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Last updated on April 18, 2014 at 17:24 EDT

Corrupted Updates Found In Apples App Store

July 5, 2012

Michael Harper for redOrbit.com — Your Universe Online

At first, it seemed as if only Marco Arment´s popular read-later app, Instapaper, was experiencing some serious problems. After his latest update (version 4.2.3) went live in Apple´s App Store and began making its way to the wild, many Instapaper users started to complain that the app would crash as soon as they opened it. Arment was confused, but began to investigate the issue. Less than an hour later, Arment realized many other developers were having the same problems with their apps. The binaries, or the original app files, coming from Apple´s App Store were corrupted, affecting only certain apps in certain regions. For instance, app updates in certain parts of the UK and US were affected, yet there were no issues in Australia.

Arment tells the story on his blog, Marco.org: “Last night, within minutes of Apple approving the Instapaper 4.2.3 update, I was deluged by support email and Twitter messages from customers saying that it crashed immediately on launch, even with a clean install.”

Arment said the app had worked on his end before he submitted it to Apple and even afterwards as he checked it in Xcode. “This didn´t make sense – obviously, Apple had reviewed it, and it worked for them.”

After researching the issue, Arment discovered some similarities in these instances on a number of apps, such as the app will crash every time, users might get errors 8324 or 8326 when updating in iTunes, and the issues only affect users in certain regions.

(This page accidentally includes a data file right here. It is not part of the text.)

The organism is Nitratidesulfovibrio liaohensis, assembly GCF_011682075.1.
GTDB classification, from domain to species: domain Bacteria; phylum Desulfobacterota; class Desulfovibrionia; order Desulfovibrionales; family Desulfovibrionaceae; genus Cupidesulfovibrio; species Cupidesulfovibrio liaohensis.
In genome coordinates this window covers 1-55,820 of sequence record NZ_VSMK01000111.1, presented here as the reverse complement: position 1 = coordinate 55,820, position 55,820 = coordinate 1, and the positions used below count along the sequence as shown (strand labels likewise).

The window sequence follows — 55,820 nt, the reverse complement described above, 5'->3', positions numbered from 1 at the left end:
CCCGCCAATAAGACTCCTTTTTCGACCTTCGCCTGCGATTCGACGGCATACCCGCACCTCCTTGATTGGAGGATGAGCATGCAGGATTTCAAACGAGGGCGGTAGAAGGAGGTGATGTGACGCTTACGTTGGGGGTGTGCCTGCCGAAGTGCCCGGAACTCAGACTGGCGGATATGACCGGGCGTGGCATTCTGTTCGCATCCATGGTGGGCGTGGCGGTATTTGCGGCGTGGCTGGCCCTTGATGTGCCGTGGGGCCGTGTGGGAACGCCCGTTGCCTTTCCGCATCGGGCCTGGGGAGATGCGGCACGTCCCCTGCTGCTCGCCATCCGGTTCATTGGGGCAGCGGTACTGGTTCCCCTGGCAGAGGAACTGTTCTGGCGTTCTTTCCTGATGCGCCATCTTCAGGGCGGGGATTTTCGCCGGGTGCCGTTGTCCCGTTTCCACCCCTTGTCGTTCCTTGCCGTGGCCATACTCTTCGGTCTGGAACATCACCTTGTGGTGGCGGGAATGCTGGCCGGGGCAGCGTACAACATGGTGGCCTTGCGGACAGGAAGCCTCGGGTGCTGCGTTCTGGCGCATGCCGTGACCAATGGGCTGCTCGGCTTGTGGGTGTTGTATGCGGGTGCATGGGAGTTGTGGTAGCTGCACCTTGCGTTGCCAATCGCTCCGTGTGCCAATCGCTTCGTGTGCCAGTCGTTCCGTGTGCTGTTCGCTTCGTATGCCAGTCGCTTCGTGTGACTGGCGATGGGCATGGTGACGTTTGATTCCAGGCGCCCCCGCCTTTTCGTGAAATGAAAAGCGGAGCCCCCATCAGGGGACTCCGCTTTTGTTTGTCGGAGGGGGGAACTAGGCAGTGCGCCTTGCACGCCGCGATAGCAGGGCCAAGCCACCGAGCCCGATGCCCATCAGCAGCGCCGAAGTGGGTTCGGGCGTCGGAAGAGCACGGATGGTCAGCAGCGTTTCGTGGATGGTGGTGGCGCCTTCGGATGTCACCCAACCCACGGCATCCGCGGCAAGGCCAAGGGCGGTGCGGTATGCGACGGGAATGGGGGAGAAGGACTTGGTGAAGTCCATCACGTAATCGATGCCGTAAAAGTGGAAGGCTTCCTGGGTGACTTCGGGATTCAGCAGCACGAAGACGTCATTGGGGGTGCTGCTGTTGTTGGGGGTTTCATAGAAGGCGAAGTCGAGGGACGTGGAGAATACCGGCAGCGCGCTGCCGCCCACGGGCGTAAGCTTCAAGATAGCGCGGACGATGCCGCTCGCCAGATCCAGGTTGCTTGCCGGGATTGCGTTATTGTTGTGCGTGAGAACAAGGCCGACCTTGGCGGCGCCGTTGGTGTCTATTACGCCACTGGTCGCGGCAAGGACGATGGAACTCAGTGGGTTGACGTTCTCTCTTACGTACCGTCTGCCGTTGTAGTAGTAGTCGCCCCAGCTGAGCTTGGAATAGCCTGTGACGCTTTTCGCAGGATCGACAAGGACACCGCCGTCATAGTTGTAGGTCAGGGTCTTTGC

The iOS App Store isn´t the only marketplace experiencing these issues, as updates from the Mac App Store have also been displaying the same, crashing behaviors.

“I emailed App Review less than an hour after the update went live and yelled about it on Twitter. About two hours after the update went live, a correct, functional version of it started being distributed on reinstalls. As far as I know, the problem hasn´t recurred since then.”

Though Arment is one of Apple´s more popular app developers, he isn´t sure if the problem simply worked itself out naturally, or if his complaining quickened a correction. Apple notoriously doesn´t publicly address these kinds of issues without waiting a few days or weeks.

In all of Arment´s research, he heard reports of this crashing behavior happening on updates issued since the beginning of this week, from July 3rd to today.

The developers of GoodReader for iPad have also noted these problems, blaming Apple´s distribution engine for the buggy updates.

“After investigating this issue, we’ve discovered that the update itself is fully functional. It appears that Apple has recently changed something in their app distribution engine, and ever since that change there are ongoing problems at Apple’s end. These problems result in a number of customers receiving a damaged binary which doesn’t start after updating apps on their devices.”

The GoodReader developers have even discovered the issue doesn´t just occur on recent updates, but on multiple versions.

Just as Arment noted, the app binaries seem to clean themselves up after few hours. If a user downloads one of these bad updates, they should be able to delete and reinstall after a few hours to get a functional version.

Arment is still waiting to hear an official word from Apple on this issue. This problem comes at a particularly bad time for Arment, as his app has been receiving some major press lately, namely a paid spot on the Howard Stern Show, as well as being featured as the Starbucks free app of the week. Marco even recently dropped the price of his app to $3.99 as an “experiment” to see if more people would buy his app.

As such, Arment is suggesting that other app developers wait a few days for this issue to be fixed before submitting any minor app updates. Closing his blog entry, Arment writes: “Because if this happens to you, all of your most active users, the people who will install updates within hours of them becoming available, will be stopped in their tracks. They´ll think you´re careless, incompetent, and sloppy for issuing a release that doesn´t work. And they´ll leave you a lot of angry 1-star reviews.”


Source: Michael Harper for redOrbit.com – Your Universe Online